One of China’s pandas eats bamboo in its new home in Germany. (AP)

One of China’s pandas eats bamboo in its new home in Germany. (AP)

Containers carrying Meng Meng and Jiao Qing are loaded onto a plane in China. (AP)

Containers carrying Meng Meng and Jiao Qing are loaded onto a plane in China. (AP)

At the Berlin Zoo in Germany, the “Panda Garden” is nearly ready for the bears' arrival. (AP)

At the Berlin Zoo in Germany, the “Panda Garden” is nearly ready for the bears' arrival. (AP)

People take pictures as the bears are unloaded at the airport in Berlin. (AP)

People take pictures as the bears are unloaded at the airport in Berlin. (AP)

Stores in Berlin, Germany, are stocked up on panda merchandise. (AP)

Stores in Berlin, Germany, are stocked up on panda merchandise. (AP)

Panda Landing

Posted: September 1, 2017

Two giant pandas, Meng Meng and Jiao Qing, chomp on bamboo and cookies . . . in an airplane. They are flying first class from China to Germany—and really getting the royal treatment!

Meanwhile, it’s panda-monium in Berlin, Germany. People are going nuts preparing for the impossibly cute bears. They built the bears a brand new home in the Berlin Zoo. The ritzy new habitat cost $10 million. It has Chinese-style pavilions, red lanterns, a climbing area, and a mountain landscape.

Once they land, the pandas are taken from the airport to the zoo with police protection. Their driver doesn’t even have to stop for red lights! Soon after they arrive, German Chancellor Angela Merkel attends a ceremony welcoming them to their new country.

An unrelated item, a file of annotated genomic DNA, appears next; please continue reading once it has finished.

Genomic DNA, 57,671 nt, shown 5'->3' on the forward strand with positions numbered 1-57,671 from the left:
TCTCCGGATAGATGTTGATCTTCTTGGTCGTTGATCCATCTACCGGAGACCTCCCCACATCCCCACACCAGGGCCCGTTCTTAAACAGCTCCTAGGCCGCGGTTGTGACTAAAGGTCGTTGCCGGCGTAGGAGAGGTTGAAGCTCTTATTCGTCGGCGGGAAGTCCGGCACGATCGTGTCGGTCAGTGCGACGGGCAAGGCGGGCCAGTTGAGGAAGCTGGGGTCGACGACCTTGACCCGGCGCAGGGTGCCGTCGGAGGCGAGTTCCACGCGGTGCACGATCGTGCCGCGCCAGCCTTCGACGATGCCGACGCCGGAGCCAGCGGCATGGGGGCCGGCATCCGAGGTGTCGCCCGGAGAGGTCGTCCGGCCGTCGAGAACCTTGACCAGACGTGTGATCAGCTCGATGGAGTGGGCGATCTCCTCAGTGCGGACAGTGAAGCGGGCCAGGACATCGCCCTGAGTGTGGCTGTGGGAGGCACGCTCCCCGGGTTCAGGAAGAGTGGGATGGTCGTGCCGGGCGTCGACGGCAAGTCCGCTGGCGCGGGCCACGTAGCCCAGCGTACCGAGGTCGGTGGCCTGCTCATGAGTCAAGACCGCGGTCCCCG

Did you know that China owns all the giant pandas in the world? When China sends a panda to another country, it’s a way of saying, “Our countries are friends.” China has given three pandas to Germany in the past. The last one was named Bao Bao. He died in 2012.

But don’t be fooled—Germany doesn’t get to keep Meng Meng and Jiao Qing. The bears are just a loan. And Germany will pay through the nose! It costs $15 million to keep the bears for 15 years.

For now, the bears are busy roaming around their “living room.” That indoor part of their zoo habitat has wooden obstacles to climb, a wooden chair fit for bears, and bamboo for munching. Jiao Qing, whose name means “darling,” is a seven-year-old male. He weighs 238 pounds. Meng Meng’s name translates as “sweet dream.” She is three years old and weighs 169 pounds. Meng Meng isn’t old enough to have cubs yet. But zoo-goers can hardly wait till she is!